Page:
Phillips contends that the district judge erred in concluding that he failed to identify a similarly situated employee. He points to five non-black officers who, he argues, engaged in similar behavior but were not disciplined. He argues that the judge applied the wrong standard by focusing on minor differences between him and the other employees, while ignoring similarities.
A similarly situated employee, however, must be directly comparable in all material respects, Barbera v. Pearson Educ., Inc., 906 F.3d 621, 629 (7th Cir. 2018), and the judge identified several material differences between Phillips and his proposed comparators. From the outset, none reported to Pittman, and employees who were treated more favorably by a different decisionmaker are not similarly situated. See Moreland v. Nielsen, 900 F.3d 504, 507–08 (7th Cir. 2018). Phillips argues that Knapp ultimately supervised the whole police department, but this is irrelevant because the decisionmaker—not the supervisor—is what matters. Coleman v. Donahoe, 667 F.3d 835, 848 (7th Cir. 2012). The parties do not dispute that Knapp simply adopted Pittman's recommendations, and Phillips has consistently argued that Pittman, not Knapp, was the decisionmaker who discriminated against him.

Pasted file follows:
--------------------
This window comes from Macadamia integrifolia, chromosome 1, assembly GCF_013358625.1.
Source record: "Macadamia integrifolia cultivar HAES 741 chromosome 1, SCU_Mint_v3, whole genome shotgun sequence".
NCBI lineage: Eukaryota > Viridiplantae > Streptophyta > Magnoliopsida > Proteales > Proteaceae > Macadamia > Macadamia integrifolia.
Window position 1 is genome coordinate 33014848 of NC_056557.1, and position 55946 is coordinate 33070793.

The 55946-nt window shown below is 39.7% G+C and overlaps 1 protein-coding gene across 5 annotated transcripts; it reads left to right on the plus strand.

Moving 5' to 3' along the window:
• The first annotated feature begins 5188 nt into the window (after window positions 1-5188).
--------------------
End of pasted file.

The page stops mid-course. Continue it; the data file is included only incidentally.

Furthermore, Phillips has not established that any of his proposed comparators engaged in similar conduct. None repeatedly violated policies like he did, and employees without similar disciplinary histories and performance records are generally not similarly situated. See Simpson v. Franciscan All., Inc., 827 F.3d 656, 662 (7th Cir. 2016). To the extent Phillips identifies other employees' misconduct, there are material differences that justify the lack of employer discipline: